Is The Free Agent the only one who heard President Obama channeling Edward G. Robinson at his speech at Cooper Union last week? ‘Listen here, you mugs,’ she paraphrases, ‘You’re gonna get in line, see? You’re gonna play by the rules, and guess who’s gonna be making the rules?” Underlying the current reform fad is the misconception that it is even possible—that a handful of elected officials or bureaucrats can have so much knowledge and wisdom that if only given enough power, we’ll all find ourselves richer, healthier, whatever-ier. In other words, support for government reform of industry (rather than itself!) is support for the myth of the benevolent and wise dictator. But The Free Agent herself has wondered on occasion, how could major fragility—the hollow core of Enron, for example—in financial markets be completely obscured? Doesn’t that argue against market discipline as the most effective agent of honesty and prosperity, and suggest dictatorship by the few might be better?
A tip-toe through the history of an atom-thin wedge of financial regulation, the SEC’s involvement with bond-rating agencies, may illuminate how useless at best, toxic at worst, intervention can be.
John Moody issued the first publicly available bond ratings in 1909, and several other firms followed, offering their analyses to potential investors. By the 1940s, banks, insurance companies and broker-investors were limited by regulators to purchasing “investment grade” (BBB or better) bonds. Whose ratings were acceptable would be determined by the SEC, the three extant firms—Standard & Poor’s, Fitch, and Moody’s—were automatically blessed, and potential competitors would have to navigate the SEC’s mysterious approval process.
During the 1970s, an “information wants to be free” crisis threatened the ratings companies. Their customers had been potential investors, who could subject inaccurate ratings to good ol’ market discipline, but because information could be disseminated so cheaply once it had been collected at great expense, all three firms changed their business model to collect their fees from bond issuers instead of potential investors. The potential conflict of interests and opportunity for corruption (in order to sell my bonds to institutional investors, I must have an investment grade rating, but fortunately, I’m the one paying a company to rate me, so . . .) were only obscured by the SEC’s “oversight” and effective monopoly power over ratings agencies. Between 1975 and 2000, only four more ratings companies had been blessed by the SEC, but because of consolidations, in 2000, the big three were again the only game in town if you wanted your debt rated. A week before Enron declared bankruptcy in 2001, Moody’s and S&P still rated its debt investment grade.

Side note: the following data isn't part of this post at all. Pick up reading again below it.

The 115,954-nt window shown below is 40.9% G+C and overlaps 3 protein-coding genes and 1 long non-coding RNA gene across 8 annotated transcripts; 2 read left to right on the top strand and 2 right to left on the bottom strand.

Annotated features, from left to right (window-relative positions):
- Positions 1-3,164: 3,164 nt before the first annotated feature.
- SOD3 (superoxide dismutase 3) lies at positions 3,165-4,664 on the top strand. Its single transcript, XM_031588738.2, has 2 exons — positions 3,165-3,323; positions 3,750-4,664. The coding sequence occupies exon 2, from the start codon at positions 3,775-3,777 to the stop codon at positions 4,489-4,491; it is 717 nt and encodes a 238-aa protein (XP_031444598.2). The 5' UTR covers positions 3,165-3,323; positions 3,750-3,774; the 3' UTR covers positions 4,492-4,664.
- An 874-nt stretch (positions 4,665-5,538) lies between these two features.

The Credit Rating Agency Reform Act of 2006 was a now-familiar excuse to use a problem created by regulation to justify further regulation (there are now ten ratings companies blessed by the SEC, which The Free Agent supposes must be better than three, but not as good as “anyone who can do a better job”).
Investors would be better served by having to research their own decisions or buy information from a company they judge credible, rather than—and the word The Free Agent hates in this context rears its head once more—trust the SEC to make that judgment for them.
The thumbnail version of the President’s speech is this: “Okay Wall Street, we’re all gonna get rich, but instead of winning over Main Street, you’re just gonna deal with Pennsylvania Avenue, see?’